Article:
long time manual driver advice to beginners
The first time I stole my parents car I was 15, a Saab 900 with a manual trans. I figured I'd seen it done a thousand times, how hard could it be?
I tried to quietly back out of the driveway but I lit up the tires in the process. I froze for a second, knowing they must have heard me, but decided I was in trouble anyway so I might as well finish my joyride. I dropped it into first and hit the gas, squealing the tires again. I struggled with launches and 1-2 shifts at first, but in about 10 minutes I was driving reasonably smooth. My parents never noticed, and I "borrowed" their car regularly after that.
My first car was also to be a manual and my dad insisted that I take my drivers test with it, even though I wanted to borrow an automatic because I thought it would be easier. I wound up passing the test, the only comments from the instructor being that I needed to downshift to second when coming to a stop instead of coasting. He said it was safer, and it is.
Since then, I have driven many manual cars, and never had to replace a clutch. I even bought a honda accord with a slipping clutch that I drove for a year before I ditched it, and the clutch was still as good as when I got it.
So here are my tips for normal driving from years of experience and hundreds of thousands of miles rowing my own gears-
Don't ride the clutch. Make a habit of putting your left foot on the floor after every shift. Feathering it in reverse is fine.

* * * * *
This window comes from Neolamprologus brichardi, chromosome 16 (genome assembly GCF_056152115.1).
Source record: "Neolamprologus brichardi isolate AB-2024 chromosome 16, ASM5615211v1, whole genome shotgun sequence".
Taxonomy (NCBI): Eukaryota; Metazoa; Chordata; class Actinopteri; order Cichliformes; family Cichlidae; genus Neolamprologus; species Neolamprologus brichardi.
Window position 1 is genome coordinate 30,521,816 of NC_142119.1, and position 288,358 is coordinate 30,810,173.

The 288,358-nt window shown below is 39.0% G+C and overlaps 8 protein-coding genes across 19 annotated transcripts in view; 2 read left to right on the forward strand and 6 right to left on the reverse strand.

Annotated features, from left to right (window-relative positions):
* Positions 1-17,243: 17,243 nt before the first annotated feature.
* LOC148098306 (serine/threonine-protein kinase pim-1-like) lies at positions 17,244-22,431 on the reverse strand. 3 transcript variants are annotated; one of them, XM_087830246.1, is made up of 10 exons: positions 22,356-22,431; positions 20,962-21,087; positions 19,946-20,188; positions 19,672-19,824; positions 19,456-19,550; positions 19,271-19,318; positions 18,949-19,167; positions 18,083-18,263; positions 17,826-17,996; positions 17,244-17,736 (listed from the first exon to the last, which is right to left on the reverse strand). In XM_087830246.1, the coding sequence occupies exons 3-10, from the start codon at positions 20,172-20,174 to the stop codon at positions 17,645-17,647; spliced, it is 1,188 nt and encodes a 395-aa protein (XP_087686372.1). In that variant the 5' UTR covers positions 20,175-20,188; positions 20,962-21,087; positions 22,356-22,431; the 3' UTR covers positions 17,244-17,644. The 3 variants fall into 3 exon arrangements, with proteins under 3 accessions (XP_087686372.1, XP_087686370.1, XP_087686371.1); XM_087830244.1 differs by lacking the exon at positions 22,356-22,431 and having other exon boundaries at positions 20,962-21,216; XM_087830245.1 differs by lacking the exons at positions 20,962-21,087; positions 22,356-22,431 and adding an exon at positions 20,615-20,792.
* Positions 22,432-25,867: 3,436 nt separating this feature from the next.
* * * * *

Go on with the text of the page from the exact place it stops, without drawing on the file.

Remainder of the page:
For smoothness and safety in normal driving, keep it between 2000 and 3000. Rev-match your down shifts if you're over 2500 rpm or driving spiritedly, but otherwise it's not a big deal. I regularly use the engine for braking, I just allow the rpms to hit 2000 before I downshift. I hear that it's "bad", but I've replaced many, many brake pads and 0 clutches. My general pattern for day to day driving is upshift around 3000 and downshift around 2000. Launch smoothly from 1000.
Don't worry about your clutch! My belief is that once you learn to drive smoothly, your clutch is a non issue. It's the clutch's job to "slip" between gear changes, and most people that fry a clutch do so because they drive aggressively, and that driving style will fry an automatic as well. Also remember, replacing a clutch in these cars is about $1000, and I'm guessing a new automatic is $4000+. I've seen and driven many cars with over 100k miles on the original clutch.
And driving a manual is manly.
Last edited by casemagic; 10-16-2010 at 01:50 AM.